In May 1961, while he was living in Milan, Piero Manzoni produced ninety cans of Artist’s Shit. Each was numbered on the lid 001 to 090. Tate’s work is number 004. A label on each can, printed in Italian, English, French and German, identified the contents as ‘”Artist’s Shit”, contents 30gr net freshly preserved, produced and tinned in May 1961.’
In December 1961 Manzoni wrote in a letter to the artist Ben Vautier: ‘I should like all artists to sell their fingerprints, or else stage competitions to see who can draw the longest line or sell their shit in tins. The fingerprint is the only sign of the personality that can be accepted: if collectors want something intimate, really personal to the artist, there’s the artist’s own shit, that is really his.’
It is not known exactly how many cans of Artist’s Shit were sold within Manzoni’s lifetime, but a receipt dated 23 August 1962 certifies that Manzoni sold one to Alberto Lùcia for 30 grams of 18-carat gold.
Latest Maling project.
The League of Resonance seeks out the intangible and barely perceptible. We detect vibrations that form the backdrop to the mythical narrative of daily life. We situate ourselves in places of intrigue, we listen, we talk, we connect and we hum. In collecting and combining the resonance of individuals: their stories, perceptions and rituals, we unravel the backdrop to this myth. Together we create a new sound. This sound is The League of Resonance.
Old friend from high school (also by coincidence a mutual friend of Freakley‘s).
He is to blame for first introducing me to the term “relational aesthetics” in 2007 whilst telling me about his PhD project, which involves mounting events at which he hands out loaves of self-baked bread in exchange for whatever participants think they’re worth, documenting the exchange, then exhibiting the documentation and the objects received.
From recent FB event blurb:
“Bring whatever you think a loaf of bread is worth down to the SmithDick venue in the bus interchange and swap it. It’s up to you – a toaster or tea cup, an old TV or maybe even a piece of art. We won’t question your sense of value; if you say it’s worth BREAD then it is worth BREAD.
Besides the joy of BREAD why is this happening? Why is this art, not a bakery? Robert makes artworks that encourage the viewer to think about the value of their time, stuff and money. He likes baking bread and has found a way to use his passion as part of his art making and PhD project at the ANU School of Art.
This artwork is part of his research in to how participants (people who like BREAD) value objects and participation. You may be documented and chatted to when you come down for your BREAD.”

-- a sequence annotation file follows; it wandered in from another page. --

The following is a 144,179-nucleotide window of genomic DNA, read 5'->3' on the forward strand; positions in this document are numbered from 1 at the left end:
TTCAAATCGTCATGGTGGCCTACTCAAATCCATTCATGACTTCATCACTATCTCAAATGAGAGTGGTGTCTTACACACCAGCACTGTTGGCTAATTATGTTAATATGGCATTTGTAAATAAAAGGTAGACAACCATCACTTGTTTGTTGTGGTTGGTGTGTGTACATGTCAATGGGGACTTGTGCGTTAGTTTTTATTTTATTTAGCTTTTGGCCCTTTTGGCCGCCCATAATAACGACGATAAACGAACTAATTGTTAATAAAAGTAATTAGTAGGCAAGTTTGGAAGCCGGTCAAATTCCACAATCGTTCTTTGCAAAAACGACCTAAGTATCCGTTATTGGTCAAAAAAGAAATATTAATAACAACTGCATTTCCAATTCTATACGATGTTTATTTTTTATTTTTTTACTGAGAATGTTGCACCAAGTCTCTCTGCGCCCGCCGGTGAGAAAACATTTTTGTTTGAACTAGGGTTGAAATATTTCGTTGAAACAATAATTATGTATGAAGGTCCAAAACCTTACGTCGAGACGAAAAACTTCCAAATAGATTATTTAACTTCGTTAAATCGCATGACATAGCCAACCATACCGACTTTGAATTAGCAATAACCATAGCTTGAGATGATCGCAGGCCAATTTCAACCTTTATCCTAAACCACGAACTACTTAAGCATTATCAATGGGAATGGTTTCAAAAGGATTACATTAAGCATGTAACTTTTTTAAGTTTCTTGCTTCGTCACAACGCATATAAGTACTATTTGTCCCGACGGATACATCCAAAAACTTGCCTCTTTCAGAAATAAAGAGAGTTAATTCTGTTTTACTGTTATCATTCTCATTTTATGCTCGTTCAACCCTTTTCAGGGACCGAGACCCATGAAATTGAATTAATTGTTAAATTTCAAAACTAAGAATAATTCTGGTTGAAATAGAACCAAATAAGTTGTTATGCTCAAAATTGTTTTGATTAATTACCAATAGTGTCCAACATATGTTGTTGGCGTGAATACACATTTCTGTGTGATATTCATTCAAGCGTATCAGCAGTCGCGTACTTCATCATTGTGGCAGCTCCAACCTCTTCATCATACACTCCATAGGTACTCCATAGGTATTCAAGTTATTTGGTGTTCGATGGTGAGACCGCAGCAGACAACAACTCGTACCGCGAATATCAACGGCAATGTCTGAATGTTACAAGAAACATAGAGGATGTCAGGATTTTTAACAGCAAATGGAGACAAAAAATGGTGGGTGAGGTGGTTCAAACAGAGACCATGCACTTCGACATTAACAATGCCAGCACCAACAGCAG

I first met Luke in 2008 after being introduced to his apparently now dormant musical project Dizzygiggles by a mutual friend. I gave him a copy of The Mishukis’ Everyone’s Too Stupid and he reciprocated by sending me a double-sided CD of his songs ingeniously fashioned from two CDs hand-glued together, with a personalised sleeve written on what appeared to be toilet paper. Since my old toploader died I can’t play it anymore, but it’s still a treasured possession.
Back then he was, like me, working in a market research callcentre; these days he’s studying Sound Art at RMIT. Last year he produced an audio collage intended to convey the ambiance of a football match which was played over the loudspeakers at the MCG as part of Sports Club 2: The Arena for Next Wave.
More recent projects include calculating the metrics of a bag of chips, painstakingly re-rendering page one of the September 12, 2001 edition of the New York Times at 8x life-size in colour pencil, producing an album of original sound pieces based on The Telegraph’s laughably pretentious track-by-track review of the new Radiohead album, etc, etc, etc, etc. His phone seems to be a fairly significant tool of his practice, which of course we like.
Active for over three decades, she has recently begun to describe herself as the “grandmother of performance art”. Abramović’s work explores the relationship between performer and audience, the limits of the body, and the possibilities of the mind.
“Would you have sex with a stranger?
This is the Proposition:
Proposition is looking for two brave adults with a sense of adventure. You can be any age, gender or sexual preference.
We encourage your involvement and input.
The date has been set. Two people is all it takes!
Sunday the 17th of October, 2010.
Sound intruiging? Would you simply like to know more?
Blog entries of mine about Triangulation, as mounted at the Abbotsford Convent in February 2010 and Melbourne Central shopping centre in August 2010.